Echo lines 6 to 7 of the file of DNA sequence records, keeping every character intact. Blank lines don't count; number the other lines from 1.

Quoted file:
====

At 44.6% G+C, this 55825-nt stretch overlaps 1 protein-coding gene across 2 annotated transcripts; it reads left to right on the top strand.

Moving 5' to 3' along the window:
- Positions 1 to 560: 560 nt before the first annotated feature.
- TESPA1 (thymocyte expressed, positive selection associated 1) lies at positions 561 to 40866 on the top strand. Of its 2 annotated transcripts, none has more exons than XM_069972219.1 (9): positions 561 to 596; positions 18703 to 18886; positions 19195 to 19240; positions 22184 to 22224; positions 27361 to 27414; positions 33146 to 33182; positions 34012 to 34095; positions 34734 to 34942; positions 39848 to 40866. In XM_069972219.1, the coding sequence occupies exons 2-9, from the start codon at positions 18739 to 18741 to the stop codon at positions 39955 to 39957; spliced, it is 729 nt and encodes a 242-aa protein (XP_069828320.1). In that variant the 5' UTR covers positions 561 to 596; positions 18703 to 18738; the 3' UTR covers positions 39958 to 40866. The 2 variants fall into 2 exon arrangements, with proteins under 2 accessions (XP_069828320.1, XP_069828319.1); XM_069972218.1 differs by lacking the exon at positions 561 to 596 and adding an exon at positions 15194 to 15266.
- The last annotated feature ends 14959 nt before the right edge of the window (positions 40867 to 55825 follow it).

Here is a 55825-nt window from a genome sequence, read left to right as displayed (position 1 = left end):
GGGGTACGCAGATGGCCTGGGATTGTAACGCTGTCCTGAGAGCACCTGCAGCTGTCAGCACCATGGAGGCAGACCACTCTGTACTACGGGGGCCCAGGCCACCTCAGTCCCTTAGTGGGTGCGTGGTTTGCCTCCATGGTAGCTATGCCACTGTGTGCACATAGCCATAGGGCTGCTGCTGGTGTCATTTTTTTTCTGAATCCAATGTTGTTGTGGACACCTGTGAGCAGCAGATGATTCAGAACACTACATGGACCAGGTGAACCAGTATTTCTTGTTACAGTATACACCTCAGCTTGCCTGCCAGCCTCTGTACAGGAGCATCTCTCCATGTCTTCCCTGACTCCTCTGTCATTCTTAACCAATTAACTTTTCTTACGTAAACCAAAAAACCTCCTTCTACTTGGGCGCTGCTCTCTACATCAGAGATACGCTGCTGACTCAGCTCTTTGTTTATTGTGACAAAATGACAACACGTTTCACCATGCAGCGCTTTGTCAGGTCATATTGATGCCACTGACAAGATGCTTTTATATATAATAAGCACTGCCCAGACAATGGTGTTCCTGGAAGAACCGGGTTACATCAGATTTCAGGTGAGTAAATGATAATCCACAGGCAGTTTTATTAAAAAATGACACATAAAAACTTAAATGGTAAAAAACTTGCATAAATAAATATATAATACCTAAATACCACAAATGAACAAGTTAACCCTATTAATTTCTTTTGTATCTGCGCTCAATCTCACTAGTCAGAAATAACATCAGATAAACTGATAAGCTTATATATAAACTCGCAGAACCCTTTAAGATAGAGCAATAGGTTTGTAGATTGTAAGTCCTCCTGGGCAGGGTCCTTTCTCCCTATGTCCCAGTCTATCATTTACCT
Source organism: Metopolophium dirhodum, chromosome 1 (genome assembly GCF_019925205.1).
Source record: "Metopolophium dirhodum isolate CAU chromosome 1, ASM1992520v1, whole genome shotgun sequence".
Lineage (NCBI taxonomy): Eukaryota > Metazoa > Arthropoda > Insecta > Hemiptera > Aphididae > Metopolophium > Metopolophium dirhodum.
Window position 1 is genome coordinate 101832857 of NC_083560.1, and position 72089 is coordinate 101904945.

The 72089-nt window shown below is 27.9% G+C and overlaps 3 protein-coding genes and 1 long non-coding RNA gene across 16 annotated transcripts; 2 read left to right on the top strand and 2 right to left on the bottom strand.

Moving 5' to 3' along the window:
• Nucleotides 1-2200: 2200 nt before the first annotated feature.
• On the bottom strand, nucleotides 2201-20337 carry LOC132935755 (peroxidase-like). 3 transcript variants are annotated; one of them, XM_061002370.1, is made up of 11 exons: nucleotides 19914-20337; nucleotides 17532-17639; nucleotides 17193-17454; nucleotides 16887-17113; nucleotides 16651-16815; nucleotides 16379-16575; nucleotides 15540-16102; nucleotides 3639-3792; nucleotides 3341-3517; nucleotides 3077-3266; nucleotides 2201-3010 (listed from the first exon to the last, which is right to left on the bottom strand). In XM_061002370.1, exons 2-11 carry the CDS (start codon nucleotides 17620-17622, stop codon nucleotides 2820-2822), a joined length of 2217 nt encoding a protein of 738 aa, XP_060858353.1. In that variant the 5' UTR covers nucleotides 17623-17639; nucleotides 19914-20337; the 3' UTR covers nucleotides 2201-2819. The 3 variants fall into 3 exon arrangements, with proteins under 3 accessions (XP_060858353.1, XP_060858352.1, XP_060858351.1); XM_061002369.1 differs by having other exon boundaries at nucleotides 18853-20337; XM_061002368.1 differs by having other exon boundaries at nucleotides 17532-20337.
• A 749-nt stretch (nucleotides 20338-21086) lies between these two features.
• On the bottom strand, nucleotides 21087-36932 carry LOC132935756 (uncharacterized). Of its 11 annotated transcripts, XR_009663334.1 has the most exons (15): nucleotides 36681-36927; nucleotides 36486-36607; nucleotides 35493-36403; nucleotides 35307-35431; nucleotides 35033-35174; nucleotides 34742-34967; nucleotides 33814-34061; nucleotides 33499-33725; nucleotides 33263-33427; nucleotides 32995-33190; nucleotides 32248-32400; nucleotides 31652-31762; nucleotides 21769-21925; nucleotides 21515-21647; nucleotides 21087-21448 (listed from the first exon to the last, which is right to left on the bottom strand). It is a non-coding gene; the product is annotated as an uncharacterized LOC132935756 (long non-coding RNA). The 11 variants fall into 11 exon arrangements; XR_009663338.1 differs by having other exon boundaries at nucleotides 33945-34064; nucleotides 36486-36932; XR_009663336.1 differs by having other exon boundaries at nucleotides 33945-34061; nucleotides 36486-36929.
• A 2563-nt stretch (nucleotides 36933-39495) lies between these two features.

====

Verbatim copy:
Here is a 55825-nt window from a genome sequence, read left to right as displayed (position 1 = left end):
GGGGTACGCAGATGGCCTGGGATTGTAACGCTGTCCTGAGAGCACCTGCAGCTGTCAGCACCATGGAGGCAGACCACTCTGTACTACGGGGGCCCAGGCCACCTCAGTCCCTTAGTGGGTGCGTGGTTTGCCTCCATGGTAGCTATGCCACTGTGTGCACATAGCCATAGGGCTGCTGCTGGTGTCATTTTTTTTCTGAATCCAATGTTGTTGTGGACACCTGTGAGCAGCAGATGATTCAGAACACTACATGGACCAGGTGAACCAGTATTTCTTGTTACAGTATACACCTCAGCTTGCCTGCCAGCCTCTGTACAGGAGCATCTCTCCATGTCTTCCCTGACTCCTCTGTCATTCTTAACCAATTAACTTTTCTTACGTAAACCAAAAAACCTCCTTCTACTTGGGCGCTGCTCTCTACATCAGAGATACGCTGCTGACTCAGCTCTTTGTTTATTGTGACAAAATGACAACACGTTTCACCATGCAGCGCTTTGTCAGGTCATATTGATGCCACTGACAAGATGCTTTTATATATAATAAGCACTGCCCAGACAATGGTGTTCCTGGAAGAACCGGGTTACATCAGATTTCAGGTGAGTAAATGATAATCCACAGGCAGTTTTATTAAAAAATGACACATAAAAACTTAAATGGTAAAAAACTTGCATAAATAAATATATAATACCTAAATACCACAAATGAACAAGTTAACCCTATTAATTTCTTTTGTATCTGCGCTCAATCTCACTAGTCAGAAATAACATCAGATAAACTGATAAGCTTATATATAAACTCGCAGAACCCTTTAAGATAGAGCAATAGGTTTGTAGATTGTAAGTCCTCCTGGGCAGGGTCCTTTCTCCCTATGTCCCAGTCTATCATTTACCT